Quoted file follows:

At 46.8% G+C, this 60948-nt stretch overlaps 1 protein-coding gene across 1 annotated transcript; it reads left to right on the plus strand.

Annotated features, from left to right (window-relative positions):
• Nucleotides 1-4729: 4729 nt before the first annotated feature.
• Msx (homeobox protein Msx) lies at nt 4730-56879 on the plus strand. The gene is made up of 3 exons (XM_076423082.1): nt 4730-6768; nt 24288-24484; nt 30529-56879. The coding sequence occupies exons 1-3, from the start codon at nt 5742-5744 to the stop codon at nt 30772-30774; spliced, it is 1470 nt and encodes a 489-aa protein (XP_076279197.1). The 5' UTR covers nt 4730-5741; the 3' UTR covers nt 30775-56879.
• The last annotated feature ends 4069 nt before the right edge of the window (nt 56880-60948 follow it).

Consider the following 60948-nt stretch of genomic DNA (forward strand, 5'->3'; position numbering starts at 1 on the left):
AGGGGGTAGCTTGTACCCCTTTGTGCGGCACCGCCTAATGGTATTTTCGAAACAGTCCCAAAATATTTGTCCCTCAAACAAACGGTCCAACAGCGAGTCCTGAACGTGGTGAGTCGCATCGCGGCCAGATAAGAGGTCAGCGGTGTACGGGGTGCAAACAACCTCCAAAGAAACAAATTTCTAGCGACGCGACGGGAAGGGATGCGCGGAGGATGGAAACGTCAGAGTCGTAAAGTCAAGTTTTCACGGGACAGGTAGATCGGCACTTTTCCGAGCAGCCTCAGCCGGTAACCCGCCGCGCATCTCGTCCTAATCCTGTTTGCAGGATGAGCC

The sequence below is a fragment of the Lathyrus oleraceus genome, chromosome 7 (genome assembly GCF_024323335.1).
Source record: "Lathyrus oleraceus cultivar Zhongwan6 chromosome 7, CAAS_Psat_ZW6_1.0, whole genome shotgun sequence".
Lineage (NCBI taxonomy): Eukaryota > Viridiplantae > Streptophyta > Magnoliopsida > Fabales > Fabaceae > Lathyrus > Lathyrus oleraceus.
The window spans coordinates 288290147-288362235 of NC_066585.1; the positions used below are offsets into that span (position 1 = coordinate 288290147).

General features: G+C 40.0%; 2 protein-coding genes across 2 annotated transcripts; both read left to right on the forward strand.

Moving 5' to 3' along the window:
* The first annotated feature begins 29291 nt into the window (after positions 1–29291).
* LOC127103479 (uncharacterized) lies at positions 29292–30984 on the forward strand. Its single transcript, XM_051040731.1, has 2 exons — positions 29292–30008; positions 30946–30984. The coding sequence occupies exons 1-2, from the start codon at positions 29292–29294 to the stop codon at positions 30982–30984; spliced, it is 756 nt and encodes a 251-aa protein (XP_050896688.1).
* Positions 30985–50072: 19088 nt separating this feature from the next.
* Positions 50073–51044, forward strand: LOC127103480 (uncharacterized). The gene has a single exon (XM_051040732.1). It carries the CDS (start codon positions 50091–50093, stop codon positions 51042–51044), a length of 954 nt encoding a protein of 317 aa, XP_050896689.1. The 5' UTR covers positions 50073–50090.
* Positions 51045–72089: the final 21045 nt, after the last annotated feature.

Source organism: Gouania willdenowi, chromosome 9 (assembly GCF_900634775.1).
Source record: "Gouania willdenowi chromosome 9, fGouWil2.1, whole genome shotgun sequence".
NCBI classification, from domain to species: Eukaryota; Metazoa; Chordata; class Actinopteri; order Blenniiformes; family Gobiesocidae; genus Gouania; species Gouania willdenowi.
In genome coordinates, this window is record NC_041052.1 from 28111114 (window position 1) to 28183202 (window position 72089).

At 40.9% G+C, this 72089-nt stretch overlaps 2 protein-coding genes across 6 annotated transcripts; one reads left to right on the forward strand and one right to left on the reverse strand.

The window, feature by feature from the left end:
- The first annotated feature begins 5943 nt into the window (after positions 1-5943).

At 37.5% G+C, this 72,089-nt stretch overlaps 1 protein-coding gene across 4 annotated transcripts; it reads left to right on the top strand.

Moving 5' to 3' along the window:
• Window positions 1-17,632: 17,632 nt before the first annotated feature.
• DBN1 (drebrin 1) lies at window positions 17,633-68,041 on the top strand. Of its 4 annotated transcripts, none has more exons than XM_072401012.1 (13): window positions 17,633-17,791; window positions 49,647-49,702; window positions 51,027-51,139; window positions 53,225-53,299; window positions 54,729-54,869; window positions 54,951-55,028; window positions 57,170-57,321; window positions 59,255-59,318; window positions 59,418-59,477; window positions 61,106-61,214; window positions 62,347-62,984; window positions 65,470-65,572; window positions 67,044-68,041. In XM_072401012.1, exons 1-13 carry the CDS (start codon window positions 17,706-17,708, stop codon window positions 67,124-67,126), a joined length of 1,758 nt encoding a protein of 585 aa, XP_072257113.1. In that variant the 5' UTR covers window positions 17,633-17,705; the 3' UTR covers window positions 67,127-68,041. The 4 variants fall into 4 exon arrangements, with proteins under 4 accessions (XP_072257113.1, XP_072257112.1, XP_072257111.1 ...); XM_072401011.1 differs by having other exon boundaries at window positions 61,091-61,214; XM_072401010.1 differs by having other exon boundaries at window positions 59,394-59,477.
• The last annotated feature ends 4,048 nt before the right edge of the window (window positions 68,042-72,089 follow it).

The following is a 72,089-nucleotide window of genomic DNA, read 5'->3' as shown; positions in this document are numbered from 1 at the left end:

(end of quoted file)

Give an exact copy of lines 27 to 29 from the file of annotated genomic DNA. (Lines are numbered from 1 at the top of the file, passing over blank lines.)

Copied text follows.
Moving 5' to 3' along the window:
• Window positions 1-17,632: 17,632 nt before the first annotated feature.
• DBN1 (drebrin 1) lies at window positions 17,633-68,041 on the top strand. Of its 4 annotated transcripts, none has more exons than XM_072401012.1 (13): window positions 17,633-17,791; window positions 49,647-49,702; window positions 51,027-51,139; window positions 53,225-53,299; window positions 54,729-54,869; window positions 54,951-55,028; window positions 57,170-57,321; window positions 59,255-59,318; window positions 59,418-59,477; window positions 61,106-61,214; window positions 62,347-62,984; window positions 65,470-65,572; window positions 67,044-68,041. In XM_072401012.1, exons 1-13 carry the CDS (start codon window positions 17,706-17,708, stop codon window positions 67,124-67,126), a joined length of 1,758 nt encoding a protein of 585 aa, XP_072257113.1. In that variant the 5' UTR covers window positions 17,633-17,705; the 3' UTR covers window positions 67,127-68,041. The 4 variants fall into 4 exon arrangements, with proteins under 4 accessions (XP_072257113.1, XP_072257112.1, XP_072257111.1 ...); XM_072401011.1 differs by having other exon boundaries at window positions 61,091-61,214; XM_072401010.1 differs by having other exon boundaries at window positions 59,394-59,477.